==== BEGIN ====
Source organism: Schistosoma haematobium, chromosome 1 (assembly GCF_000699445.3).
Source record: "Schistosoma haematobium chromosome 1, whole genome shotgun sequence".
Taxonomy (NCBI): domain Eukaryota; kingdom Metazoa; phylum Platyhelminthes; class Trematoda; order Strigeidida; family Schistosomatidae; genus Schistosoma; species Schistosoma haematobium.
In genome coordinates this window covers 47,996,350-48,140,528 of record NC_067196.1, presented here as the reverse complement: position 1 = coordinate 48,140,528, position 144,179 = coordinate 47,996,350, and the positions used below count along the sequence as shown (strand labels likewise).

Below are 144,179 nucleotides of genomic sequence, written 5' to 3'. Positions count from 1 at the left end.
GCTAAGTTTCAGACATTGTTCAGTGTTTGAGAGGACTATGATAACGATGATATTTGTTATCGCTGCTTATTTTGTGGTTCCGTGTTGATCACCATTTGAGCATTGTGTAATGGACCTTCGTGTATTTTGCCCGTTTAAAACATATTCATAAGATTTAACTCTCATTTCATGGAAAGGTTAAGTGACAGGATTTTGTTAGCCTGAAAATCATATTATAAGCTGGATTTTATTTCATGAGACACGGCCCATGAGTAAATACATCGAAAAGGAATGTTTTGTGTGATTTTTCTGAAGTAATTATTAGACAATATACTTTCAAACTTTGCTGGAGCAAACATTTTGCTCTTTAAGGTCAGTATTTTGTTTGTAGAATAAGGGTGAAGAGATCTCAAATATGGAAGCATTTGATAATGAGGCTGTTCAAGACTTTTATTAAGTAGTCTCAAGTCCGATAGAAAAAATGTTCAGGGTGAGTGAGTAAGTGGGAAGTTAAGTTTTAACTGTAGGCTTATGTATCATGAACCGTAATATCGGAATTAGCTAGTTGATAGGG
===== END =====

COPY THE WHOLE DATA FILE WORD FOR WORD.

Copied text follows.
Source organism: Schistosoma haematobium, chromosome 1 (assembly GCF_000699445.3).
Source record: "Schistosoma haematobium chromosome 1, whole genome shotgun sequence".
Taxonomy (NCBI): domain Eukaryota; kingdom Metazoa; phylum Platyhelminthes; class Trematoda; order Strigeidida; family Schistosomatidae; genus Schistosoma; species Schistosoma haematobium.
In genome coordinates this window covers 47,996,350-48,140,528 of record NC_067196.1, presented here as the reverse complement: position 1 = coordinate 48,140,528, position 144,179 = coordinate 47,996,350, and the positions used below count along the sequence as shown (strand labels likewise).

Below are 144,179 nucleotides of genomic sequence, written 5' to 3'. Positions count from 1 at the left end.
GCTAAGTTTCAGACATTGTTCAGTGTTTGAGAGGACTATGATAACGATGATATTTGTTATCGCTGCTTATTTTGTGGTTCCGTGTTGATCACCATTTGAGCATTGTGTAATGGACCTTCGTGTATTTTGCCCGTTTAAAACATATTCATAAGATTTAACTCTCATTTCATGGAAAGGTTAAGTGACAGGATTTTGTTAGCCTGAAAATCATATTATAAGCTGGATTTTATTTCATGAGACACGGCCCATGAGTAAATACATCGAAAAGGAATGTTTTGTGTGATTTTTCTGAAGTAATTATTAGACAATATACTTTCAAACTTTGCTGGAGCAAACATTTTGCTCTTTAAGGTCAGTATTTTGTTTGTAGAATAAGGGTGAAGAGATCTCAAATATGGAAGCATTTGATAATGAGGCTGTTCAAGACTTTTATTAAGTAGTCTCAAGTCCGATAGAAAAAATGTTCAGGGTGAGTGAGTAAGTGGGAAGTTAAGTTTTAACTGTAGGCTTATGTATCATGAACCGTAATATCGGAATTAGCTAGTTGATAGGG